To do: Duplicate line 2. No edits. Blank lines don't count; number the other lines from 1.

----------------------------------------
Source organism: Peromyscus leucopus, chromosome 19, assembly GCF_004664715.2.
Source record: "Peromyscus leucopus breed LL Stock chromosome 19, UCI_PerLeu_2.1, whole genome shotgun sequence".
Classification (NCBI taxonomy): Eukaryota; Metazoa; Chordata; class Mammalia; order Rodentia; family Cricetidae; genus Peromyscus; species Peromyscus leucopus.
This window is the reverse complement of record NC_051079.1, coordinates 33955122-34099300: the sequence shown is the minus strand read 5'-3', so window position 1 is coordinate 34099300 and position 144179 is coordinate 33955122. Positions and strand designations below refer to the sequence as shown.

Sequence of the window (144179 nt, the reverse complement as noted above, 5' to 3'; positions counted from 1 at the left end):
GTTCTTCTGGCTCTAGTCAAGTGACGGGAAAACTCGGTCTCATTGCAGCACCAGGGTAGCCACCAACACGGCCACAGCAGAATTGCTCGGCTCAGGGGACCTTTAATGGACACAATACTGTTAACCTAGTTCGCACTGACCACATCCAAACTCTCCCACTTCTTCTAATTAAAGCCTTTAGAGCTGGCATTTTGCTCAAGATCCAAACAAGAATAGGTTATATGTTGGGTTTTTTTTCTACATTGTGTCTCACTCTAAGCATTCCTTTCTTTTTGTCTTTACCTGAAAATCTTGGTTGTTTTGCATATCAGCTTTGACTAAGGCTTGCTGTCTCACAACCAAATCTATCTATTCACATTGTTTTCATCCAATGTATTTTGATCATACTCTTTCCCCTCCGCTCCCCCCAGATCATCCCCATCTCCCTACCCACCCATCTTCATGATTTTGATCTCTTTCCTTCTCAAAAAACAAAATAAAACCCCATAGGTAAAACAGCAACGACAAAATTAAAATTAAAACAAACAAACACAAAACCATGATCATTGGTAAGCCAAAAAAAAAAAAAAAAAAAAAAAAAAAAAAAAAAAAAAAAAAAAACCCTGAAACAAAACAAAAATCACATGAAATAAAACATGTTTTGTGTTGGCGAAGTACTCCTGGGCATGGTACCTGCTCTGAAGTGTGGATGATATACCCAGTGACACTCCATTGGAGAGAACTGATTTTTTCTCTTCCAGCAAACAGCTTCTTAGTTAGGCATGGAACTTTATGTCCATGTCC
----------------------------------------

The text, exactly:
Source record: "Peromyscus leucopus breed LL Stock chromosome 19, UCI_PerLeu_2.1, whole genome shotgun sequence".